urge to breathe ("break point"), and an involuntary gasp results (60,76,86). During the period of breath-holding, the victim is unable to cry for help (73,88). The mean duration of voluntary breath-holding is about 1.5 min in trained individuals compared with about 1 min in the average person (89). The duration of breath-holding is decreased when the victim is immersed in cold water (see Subheading 4.5. and ref. 60).
Following the involuntary gasp, variable laryngospasm occurs when water contacts the glottis (47,58,76,86). More water can also be swallowed at this stage (47). When water is inhaled, a parasympathetic (vagal) reflex causes peripheral airway constriction and increased resistance, resulting in reduced lung compliance (see Subheading 4.3. and refs. 58, 60, 76, 90, and 91). Intrapulmonary shunts are created in fresh and salt water submersion by different mechanisms. Inhaled water, contacting the alveolar membrane, affects surfactant (76,78). Experimental studies of dogs showed hyperosmolar, i.e., osmolarity greater than human plasma (e.g., sea water), and iso-osmolar saline solutions dilute or wash out surfactant (58,60,76,81). Fresh water, chlorinated or nonchlorinated, damages the alveolar membrane and decreases surfactant. Impurities in water (dirt, sewage, detergents) are also injurious (see Subheading 4.4.). Alveolar collapse (atelectasis) leads to intrapulmonary shunting and ventilation-perfusion mismatch (58,76,78,82,83,85,92). Disturbed pulmonary reflex responses are of prime importance in the clinical setting (73,83). In saltwater drowning, intrapulmonary shunting results when fluid is drawn from the circulation into the alveolar spaces (47,78,83,86,92). Pulmonary edema occurs not only in saltwater drowning but also in freshwater submersion. Although fresh water is absorbed rapidly into the circulation, hypoxia depresses cardiac function. This and altered alveolar capillary permeability result in an alveolar transduate (84,93,94). The evolution of hypoxia is multifactorial, arising from reduced ventilation owing to laryngospasm, large airway obstruction by froth (edema fluid mixed with water and air), mucus and foreign material, airway constriction, atelectasis, and intra-alveolar edema (60,74,78,90). No difference in survival has been observed in fresh and saltwater drownings; however, rescue services may be better on coastal shores, compared with inland bodies of water, meaning expeditious resuscitation and survival (46,73,88).
Although pulmonary edema is common, changes in blood volume and electrolyte disturbances, as seen in animal experiments (hemoconcentration in saltwater cases; hemolysis, hemodilution, hyponatremia, and hyperkalemia in freshwater aspiration), are usually insignificant in the clinical setting (47,50,58,60,78,80-82,85,88,92,94-97). Generally, the cardiovascular and pulmonary changes associated with the aspiration of water are not dependent on its tonicity (98,99). Changes in intravascular volume in fresh and saltwater drowning are transient in the clinical setting, owing to the body's compensatory mechanisms (47). Electrolyte imbalance can arise from aspiration of large volumes of water. In animal experiments, large volumes (44 mL/kg or 20 mL/lb) of fresh water does cause electrolyte disturbances and hemolysis, but this quantity is unlikely to be aspirated in humans (2,73,100). Research has shown that inhalation of 22 mL/kg (or 10 mL/lb) is associated with normal electrolyte levels (74,78). This was observed in dog experiments, which showed that electrolyte changes were transient and ventricular fibrillation from hyperkalemia did not occur (82,95). One study of drowning victims in fresh and salt water showed that 15% of individuals had inhaled more than 22 mL/kg (10 mL/lb) of water, causing significant changes in chloride levels in the left ventricle (80). Ventricular fibrillation caused by electrolyte disturbance is uncommon in the clinical setting (85,88,95). In animal research, aspiration of 2.2 mL/kg (1mL/lb) of water causes hypoxia within a few minutes (58,73,76,82,85,92-94). Aspiration of small amounts of water is applicable to near-drowning. There are clinical reports that describe abnormalities resulting from volume and electrolyte changes. For example, significant hemolysis can trigger disseminated intravascular coagulation (DIC [101 ]). Changes in electrolytes owing to saltwater aspiration are a function of the volume and concentration of the medium (79). Very salty water (e.g., submersion in the Dead Sea) can lead to serum electrolyte changes, but pulmonary pathophysiological complications are still paramount in the clinical management (102).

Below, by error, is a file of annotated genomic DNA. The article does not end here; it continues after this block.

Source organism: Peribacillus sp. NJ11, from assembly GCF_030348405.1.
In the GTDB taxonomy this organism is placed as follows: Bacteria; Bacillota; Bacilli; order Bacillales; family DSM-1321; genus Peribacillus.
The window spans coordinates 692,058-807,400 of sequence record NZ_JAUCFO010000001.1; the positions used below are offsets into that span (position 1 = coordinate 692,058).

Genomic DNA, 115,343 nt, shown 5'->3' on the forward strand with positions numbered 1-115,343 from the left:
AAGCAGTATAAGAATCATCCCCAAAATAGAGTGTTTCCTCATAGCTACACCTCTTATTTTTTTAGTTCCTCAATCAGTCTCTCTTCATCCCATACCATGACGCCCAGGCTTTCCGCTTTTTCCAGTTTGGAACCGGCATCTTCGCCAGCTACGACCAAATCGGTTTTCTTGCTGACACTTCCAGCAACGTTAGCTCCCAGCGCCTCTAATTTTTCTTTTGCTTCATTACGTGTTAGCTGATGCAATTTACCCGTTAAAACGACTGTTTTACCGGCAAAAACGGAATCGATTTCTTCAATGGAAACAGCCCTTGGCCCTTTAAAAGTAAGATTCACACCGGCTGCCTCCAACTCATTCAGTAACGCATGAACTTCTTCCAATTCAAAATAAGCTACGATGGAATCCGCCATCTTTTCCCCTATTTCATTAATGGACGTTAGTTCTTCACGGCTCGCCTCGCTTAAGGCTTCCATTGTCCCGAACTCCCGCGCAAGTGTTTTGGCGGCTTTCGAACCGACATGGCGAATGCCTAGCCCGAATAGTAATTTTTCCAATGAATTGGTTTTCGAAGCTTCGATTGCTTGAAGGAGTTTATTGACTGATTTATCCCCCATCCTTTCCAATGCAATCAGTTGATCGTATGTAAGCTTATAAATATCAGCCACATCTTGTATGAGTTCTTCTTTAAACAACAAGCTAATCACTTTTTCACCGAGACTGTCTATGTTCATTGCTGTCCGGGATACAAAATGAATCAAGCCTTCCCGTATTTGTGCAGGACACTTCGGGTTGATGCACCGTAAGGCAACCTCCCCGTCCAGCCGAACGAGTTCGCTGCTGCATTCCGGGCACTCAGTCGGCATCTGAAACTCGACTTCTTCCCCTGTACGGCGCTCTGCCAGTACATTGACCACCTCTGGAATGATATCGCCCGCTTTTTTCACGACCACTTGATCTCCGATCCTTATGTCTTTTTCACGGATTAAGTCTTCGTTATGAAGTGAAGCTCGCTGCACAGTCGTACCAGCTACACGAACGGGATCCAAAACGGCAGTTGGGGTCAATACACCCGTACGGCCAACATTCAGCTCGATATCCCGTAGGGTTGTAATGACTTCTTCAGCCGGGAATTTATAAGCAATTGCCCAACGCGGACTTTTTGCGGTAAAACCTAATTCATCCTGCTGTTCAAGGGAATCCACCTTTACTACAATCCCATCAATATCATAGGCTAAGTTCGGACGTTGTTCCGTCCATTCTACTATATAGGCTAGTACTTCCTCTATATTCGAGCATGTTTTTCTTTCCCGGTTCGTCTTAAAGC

After the first submerged breath and aspiration of water, secondary apnea follows within seconds (60). There is involuntary gasping under water for several minutes, culminating in respiratory arrest (88). Increasing hypoxia leads to arrhythmias, cardiac arrest, and eventual brain death, if resuscitation is not timely. Unconsciousness from cerebral hypoxia happens within 3 min of involuntary submersion (103). The duration of hypoxia leading to irreversible cerebral damage is age-dependent. Witnessed accounts of immersion time in fatal drownings are estimates at best, and vary depending on age and water temperature (e.g., 3-10 min, if water temperature above 15-20°C [59-68°F]; survival of some children, and even return of normal neurological function, following 5-40 min of immersion in water at 0-15°C [32-59°F]; see Subheading 4.5. and refs. 60, 76, and 103). A study of bathtub immersions showed survival of children who were submerged from 3 to 5 min (median 4 min), and deaths when the immersion time ranged from 3 to 20 min (median 5 min ).
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